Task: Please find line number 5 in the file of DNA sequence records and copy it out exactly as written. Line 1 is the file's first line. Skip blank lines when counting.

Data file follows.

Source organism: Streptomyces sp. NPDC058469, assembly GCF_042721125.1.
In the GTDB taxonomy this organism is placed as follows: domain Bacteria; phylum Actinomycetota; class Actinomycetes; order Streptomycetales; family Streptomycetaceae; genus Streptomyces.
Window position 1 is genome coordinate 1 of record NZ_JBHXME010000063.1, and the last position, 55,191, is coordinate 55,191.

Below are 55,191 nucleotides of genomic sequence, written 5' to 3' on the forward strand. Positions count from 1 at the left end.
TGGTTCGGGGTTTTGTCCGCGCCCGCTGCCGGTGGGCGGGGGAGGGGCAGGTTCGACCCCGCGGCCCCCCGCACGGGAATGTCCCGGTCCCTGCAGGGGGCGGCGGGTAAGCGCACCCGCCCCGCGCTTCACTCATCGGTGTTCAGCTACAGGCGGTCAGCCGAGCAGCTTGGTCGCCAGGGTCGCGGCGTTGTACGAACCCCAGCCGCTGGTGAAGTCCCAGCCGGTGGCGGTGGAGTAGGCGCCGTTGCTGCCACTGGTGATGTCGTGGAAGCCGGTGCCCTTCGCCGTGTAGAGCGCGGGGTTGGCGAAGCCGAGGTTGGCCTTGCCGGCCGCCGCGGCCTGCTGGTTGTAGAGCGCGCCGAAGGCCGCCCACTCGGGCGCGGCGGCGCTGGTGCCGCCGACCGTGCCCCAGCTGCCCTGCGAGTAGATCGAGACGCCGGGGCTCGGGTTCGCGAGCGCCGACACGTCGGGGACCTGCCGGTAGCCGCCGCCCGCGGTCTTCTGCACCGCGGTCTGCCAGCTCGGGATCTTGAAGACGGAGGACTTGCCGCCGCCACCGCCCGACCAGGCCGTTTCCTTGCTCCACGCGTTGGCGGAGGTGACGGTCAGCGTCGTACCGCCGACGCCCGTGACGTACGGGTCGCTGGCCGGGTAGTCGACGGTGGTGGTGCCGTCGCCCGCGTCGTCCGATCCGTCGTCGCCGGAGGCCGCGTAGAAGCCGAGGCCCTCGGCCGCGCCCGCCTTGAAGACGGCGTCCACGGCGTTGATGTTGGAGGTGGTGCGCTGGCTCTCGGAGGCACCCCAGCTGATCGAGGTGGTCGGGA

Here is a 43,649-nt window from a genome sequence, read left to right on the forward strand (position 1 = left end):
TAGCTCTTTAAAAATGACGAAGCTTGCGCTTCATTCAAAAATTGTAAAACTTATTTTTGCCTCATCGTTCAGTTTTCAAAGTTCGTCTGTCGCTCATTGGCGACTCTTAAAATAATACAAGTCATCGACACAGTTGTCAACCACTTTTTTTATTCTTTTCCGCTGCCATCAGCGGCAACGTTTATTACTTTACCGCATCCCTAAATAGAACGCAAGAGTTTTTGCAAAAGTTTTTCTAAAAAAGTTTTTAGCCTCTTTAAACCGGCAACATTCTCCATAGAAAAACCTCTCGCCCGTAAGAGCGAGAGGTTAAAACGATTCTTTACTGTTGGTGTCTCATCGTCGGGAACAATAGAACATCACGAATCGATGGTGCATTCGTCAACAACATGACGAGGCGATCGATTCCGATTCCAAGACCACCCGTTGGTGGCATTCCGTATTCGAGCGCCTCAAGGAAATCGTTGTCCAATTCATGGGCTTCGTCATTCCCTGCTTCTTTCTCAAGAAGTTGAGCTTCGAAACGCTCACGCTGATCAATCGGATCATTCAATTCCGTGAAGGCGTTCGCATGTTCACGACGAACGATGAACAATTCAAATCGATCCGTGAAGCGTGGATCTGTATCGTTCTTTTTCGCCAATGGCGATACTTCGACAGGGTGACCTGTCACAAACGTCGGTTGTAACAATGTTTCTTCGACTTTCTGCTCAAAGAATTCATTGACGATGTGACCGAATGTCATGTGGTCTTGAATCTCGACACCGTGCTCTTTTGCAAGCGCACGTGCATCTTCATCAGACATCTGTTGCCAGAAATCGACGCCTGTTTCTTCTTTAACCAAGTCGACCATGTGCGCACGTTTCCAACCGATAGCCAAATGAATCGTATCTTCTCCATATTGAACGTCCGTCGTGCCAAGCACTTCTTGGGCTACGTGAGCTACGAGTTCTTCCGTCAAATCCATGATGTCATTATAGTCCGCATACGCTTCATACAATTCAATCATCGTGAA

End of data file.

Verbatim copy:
TGGTTCGGGGTTTTGTCCGCGCCCGCTGCCGGTGGGCGGGGGAGGGGCAGGTTCGACCCCGCGGCCCCCCGCACGGGAATGTCCCGGTCCCTGCAGGGGGCGGCGGGTAAGCGCACCCGCCCCGCGCTTCACTCATCGGTGTTCAGCTACAGGCGGTCAGCCGAGCAGCTTGGTCGCCAGGGTCGCGGCGTTGTACGAACCCCAGCCGCTGGTGAAGTCCCAGCCGGTGGCGGTGGAGTAGGCGCCGTTGCTGCCACTGGTGATGTCGTGGAAGCCGGTGCCCTTCGCCGTGTAGAGCGCGGGGTTGGCGAAGCCGAGGTTGGCCTTGCCGGCCGCCGCGGCCTGCTGGTTGTAGAGCGCGCCGAAGGCCGCCCACTCGGGCGCGGCGGCGCTGGTGCCGCCGACCGTGCCCCAGCTGCCCTGCGAGTAGATCGAGACGCCGGGGCTCGGGTTCGCGAGCGCCGACACGTCGGGGACCTGCCGGTAGCCGCCGCCCGCGGTCTTCTGCACCGCGGTCTGCCAGCTCGGGATCTTGAAGACGGAGGACTTGCCGCCGCCACCGCCCGACCAGGCCGTTTCCTTGCTCCACGCGTTGGCGGAGGTGACGGTCAGCGTCGTACCGCCGACGCCCGTGACGTACGGGTCGCTGGCCGGGTAGTCGACGGTGGTGGTGCCGTCGCCCGCGTCGTCCGATCCGTCGTCGCCGGAGGCCGCGTAGAAGCCGAGGCCCTCGGCCGCGCCCGCCTTGAAGACGGCGTCCACGGCGTTGATGTTGGAGGTGGTGCGCTGGCTCTCGGAGGCACCCCAGCTGATCGAGGTGGTCGGGA